In Response to ‘Anti-Protest’ Law, Tens of Thousands Protest Across Australia

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It’s about asylum seekers. Unions. The environment and animals. The postal service or the ABC. And there’s even a bit of dancing.

The March for March protest snaked through Melbourne with tens of thousands demanding action on a mixed bag of issues.

Some danced on Sunday while shouting, “We demand better!” and “Not in my name!” while others held placards that stated: “Abbott, you’re a disgrace”.

What united them was anger and frustration at everything that’s happened since the federal election.

“I’m really angry about a number of things,” said Jenni James, 59, who helped organise the Melbourne protest with three others.

“They’re not listening to us. They’re lying to us. And there are a lot of people here who have never been in a protest in their life”.

Organisers began planning the protest on social media, which quickly ignited interest among activist and left-leaning groups.

Protesters march through Melbourne CBD as part of the March in March demonstrations. Photo: Luis Ascui Read more:

Protesters march through Melbourne CBD as part of the March in March demonstrations. Photo: Luis Ascui
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Similar protests were held at a number of other cities, including Sydney and Brisbane.

Melbourne organisers estimated crowd sizes to reach 30,000 people.

While Coalition policies were the target for many protesters, Labor was also criticised at the protest with some placing blame on the previous government for bringing back offshore detention.

RMIT professor Peter Norden said he joined the protest due to problems at detention centres on Manus Island and Naru.

“It’s something that’s equally shared between the previous Labor government and the new government,” he said.

Van Badham, who spoke at the rally, said she was surprised to see how the protest was organised by people she hadn’t previously met in Melbourne’s activist and social justice circles.

“It’s not the usual suspects. They’re here, but they’ve had nothing to do with the organising,” she said while marching down Bourke Street.

“This protest is so community focused and taps into this real sense of displacement and moral anger, which is quite unusual.”

Tim Denton, 60, had been to several previous protests but decided to bring his 87-year-old mother in a wheelchair to participate this time around.

He said he’s angry at Victoria’s “move on” laws that can see people banned from demonstrating in certain public places.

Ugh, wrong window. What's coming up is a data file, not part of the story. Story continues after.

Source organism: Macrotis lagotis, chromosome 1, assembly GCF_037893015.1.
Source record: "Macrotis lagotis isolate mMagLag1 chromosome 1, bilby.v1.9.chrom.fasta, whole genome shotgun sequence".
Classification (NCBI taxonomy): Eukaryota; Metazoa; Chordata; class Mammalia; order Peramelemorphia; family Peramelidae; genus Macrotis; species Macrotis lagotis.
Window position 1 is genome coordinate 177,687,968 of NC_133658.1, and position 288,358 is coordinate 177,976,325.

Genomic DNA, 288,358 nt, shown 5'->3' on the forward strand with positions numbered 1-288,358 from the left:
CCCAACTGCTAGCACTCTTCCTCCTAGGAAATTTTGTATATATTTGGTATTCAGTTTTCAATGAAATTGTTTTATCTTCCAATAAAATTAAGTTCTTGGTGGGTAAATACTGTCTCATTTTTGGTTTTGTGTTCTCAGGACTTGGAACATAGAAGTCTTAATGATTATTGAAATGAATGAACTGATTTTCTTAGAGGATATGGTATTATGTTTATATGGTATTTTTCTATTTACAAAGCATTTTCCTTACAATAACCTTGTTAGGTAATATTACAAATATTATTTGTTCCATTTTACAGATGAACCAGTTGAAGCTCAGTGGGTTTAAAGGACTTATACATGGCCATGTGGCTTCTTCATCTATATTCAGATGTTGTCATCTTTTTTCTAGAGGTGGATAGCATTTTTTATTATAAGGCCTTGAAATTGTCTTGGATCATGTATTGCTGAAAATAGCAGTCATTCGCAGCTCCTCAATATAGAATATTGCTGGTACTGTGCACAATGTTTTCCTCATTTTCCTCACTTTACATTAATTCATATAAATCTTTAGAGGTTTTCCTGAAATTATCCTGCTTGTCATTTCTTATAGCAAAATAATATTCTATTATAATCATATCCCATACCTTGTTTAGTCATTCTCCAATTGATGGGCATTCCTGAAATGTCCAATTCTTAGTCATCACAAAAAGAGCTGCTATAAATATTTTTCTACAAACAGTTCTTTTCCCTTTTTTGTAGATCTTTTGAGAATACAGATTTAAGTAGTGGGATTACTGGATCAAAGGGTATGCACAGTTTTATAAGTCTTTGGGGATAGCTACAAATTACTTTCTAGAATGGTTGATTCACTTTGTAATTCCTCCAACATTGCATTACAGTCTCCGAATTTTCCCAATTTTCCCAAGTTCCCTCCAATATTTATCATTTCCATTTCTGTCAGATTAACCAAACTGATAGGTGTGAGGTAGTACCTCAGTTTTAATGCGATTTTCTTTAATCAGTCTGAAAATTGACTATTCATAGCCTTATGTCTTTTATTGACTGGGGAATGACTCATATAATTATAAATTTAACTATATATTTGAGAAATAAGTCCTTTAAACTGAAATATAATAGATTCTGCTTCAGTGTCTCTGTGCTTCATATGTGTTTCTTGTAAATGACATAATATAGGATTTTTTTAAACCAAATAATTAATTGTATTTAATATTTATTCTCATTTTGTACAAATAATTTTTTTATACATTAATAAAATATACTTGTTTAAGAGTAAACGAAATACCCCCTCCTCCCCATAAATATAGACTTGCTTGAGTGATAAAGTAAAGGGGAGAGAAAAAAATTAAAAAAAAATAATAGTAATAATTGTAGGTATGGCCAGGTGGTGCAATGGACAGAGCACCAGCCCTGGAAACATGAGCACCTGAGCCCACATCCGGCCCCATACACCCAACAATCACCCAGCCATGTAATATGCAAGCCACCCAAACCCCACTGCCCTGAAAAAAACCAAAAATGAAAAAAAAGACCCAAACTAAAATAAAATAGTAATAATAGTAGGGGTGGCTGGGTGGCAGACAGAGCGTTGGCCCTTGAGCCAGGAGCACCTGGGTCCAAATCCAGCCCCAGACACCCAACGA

“They’re actually trying to stop protests and it’s our right to protest,” he said.

The crowd later splintered into two different groups: one which spilled out into Treasury Gardens to listen to speeches while another more rowdy group danced on Spring Street and briefly refused to be moved on by police.

One man kept calling a half-dozen police officers “war criminals” as they tried to get him off the road, but he eventually walked away.

A small group also wore “F— Tony Abbott” T-shirts and held banners that portrayed the prime minister as the devil.

A police spokeswoman said no one was arrested or injured throughout the Sunday rally.

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  • Colin Spencer

    The occupation of work sites by anarchists with no regard for democracy and the rule of law needs to be confronted. Governments are elected by majority vote not by minority feral anti-social groups. If these people hate their government so much, perhaps they should refuse to accept their social welfare incomes.

  • Rudi Meister

    Abbott is the same puppet as Obama as are all Western “Leaders”
    doesn’t matter who we “elect” the same agendas keep getting pushed, that’s why you will never see any real change.
    That is why we need to wake up to the elitists plans and systematically oppose and derail them rather quickly before its too late. there are more and more sites that address this global nightmare.
    @Colin, time to stop believing, or rather time to start questioning what you see on main stream media, its time to wake up…. for us all.

  • Colin Spencer

    Why not Fergus? That is my form of protest. I am not spitting on police, damaging equipment, blocking people from doing their job, or screaming foul abuse at anyone who disregards my point of view. It is my right to say what I want about the situation. However, you could be right about some of those people. A few of them could actually be sincere.